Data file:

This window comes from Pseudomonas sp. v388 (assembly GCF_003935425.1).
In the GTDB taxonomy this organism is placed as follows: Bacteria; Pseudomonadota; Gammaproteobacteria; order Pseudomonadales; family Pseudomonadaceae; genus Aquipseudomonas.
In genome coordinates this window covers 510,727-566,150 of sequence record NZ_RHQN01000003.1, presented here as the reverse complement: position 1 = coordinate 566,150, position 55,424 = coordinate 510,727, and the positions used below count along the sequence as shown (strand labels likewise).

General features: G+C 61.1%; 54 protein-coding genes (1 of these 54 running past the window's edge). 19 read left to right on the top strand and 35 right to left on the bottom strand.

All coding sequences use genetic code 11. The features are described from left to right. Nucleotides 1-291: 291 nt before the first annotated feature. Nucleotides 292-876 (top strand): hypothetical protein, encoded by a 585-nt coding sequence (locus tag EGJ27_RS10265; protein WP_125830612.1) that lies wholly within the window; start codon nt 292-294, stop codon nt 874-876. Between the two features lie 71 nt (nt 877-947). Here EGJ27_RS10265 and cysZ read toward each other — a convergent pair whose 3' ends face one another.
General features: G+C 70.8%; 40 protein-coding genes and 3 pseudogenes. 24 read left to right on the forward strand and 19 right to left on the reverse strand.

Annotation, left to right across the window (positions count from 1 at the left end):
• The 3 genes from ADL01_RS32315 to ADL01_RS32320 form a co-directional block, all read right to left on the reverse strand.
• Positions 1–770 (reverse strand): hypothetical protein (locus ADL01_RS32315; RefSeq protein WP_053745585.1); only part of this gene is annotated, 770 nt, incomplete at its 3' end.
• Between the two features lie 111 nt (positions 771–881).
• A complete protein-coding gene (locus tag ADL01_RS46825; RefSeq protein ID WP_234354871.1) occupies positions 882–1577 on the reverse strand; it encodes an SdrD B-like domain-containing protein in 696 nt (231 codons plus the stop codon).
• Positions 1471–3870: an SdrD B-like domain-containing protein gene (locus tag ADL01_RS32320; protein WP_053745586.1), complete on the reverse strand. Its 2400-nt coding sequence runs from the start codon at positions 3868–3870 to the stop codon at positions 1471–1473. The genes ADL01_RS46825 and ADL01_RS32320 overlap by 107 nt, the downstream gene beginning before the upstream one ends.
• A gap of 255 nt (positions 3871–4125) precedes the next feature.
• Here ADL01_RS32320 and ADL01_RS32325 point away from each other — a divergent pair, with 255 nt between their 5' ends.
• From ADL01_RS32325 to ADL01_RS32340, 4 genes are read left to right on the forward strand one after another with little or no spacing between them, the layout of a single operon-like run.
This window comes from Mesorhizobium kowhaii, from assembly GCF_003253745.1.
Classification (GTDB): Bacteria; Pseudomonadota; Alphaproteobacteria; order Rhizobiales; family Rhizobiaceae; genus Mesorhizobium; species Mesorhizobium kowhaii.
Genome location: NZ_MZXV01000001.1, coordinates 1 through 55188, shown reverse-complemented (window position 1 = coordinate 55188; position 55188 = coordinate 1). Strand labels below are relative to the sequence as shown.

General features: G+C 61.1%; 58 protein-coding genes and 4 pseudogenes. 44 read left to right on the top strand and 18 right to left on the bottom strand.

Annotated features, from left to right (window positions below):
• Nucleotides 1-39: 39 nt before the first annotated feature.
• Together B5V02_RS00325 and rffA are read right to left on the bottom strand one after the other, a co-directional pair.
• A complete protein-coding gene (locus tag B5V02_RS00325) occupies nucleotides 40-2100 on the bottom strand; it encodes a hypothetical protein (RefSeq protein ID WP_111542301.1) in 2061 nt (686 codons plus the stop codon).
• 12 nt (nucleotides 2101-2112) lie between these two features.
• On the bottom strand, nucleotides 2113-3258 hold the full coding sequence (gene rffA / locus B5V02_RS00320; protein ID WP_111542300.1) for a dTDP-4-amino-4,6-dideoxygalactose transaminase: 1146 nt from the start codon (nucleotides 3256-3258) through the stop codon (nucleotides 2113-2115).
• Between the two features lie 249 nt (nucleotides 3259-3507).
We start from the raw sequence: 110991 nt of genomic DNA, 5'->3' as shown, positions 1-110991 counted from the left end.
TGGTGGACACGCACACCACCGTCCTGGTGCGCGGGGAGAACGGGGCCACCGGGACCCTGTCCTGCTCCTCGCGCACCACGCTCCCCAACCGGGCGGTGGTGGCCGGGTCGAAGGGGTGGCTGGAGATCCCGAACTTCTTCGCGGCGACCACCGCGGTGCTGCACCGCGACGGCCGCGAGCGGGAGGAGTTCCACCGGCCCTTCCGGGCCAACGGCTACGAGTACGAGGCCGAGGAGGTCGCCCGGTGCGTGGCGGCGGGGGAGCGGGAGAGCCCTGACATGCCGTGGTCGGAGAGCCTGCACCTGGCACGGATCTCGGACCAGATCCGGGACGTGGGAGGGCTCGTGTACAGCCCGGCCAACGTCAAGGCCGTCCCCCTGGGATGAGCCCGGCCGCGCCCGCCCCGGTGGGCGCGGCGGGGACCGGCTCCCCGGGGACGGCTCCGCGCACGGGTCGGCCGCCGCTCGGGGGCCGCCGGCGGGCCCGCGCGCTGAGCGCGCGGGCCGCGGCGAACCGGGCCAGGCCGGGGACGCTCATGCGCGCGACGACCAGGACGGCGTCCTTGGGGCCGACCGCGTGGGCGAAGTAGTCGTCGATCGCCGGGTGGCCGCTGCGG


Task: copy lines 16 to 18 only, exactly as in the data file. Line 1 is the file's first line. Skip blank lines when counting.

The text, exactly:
This window comes from Mesorhizobium kowhaii, from assembly GCF_003253745.1.
Classification (GTDB): Bacteria; Pseudomonadota; Alphaproteobacteria; order Rhizobiales; family Rhizobiaceae; genus Mesorhizobium; species Mesorhizobium kowhaii.
Genome location: NZ_MZXV01000001.1, coordinates 1 through 55188, shown reverse-complemented (window position 1 = coordinate 55188; position 55188 = coordinate 1). Strand labels below are relative to the sequence as shown.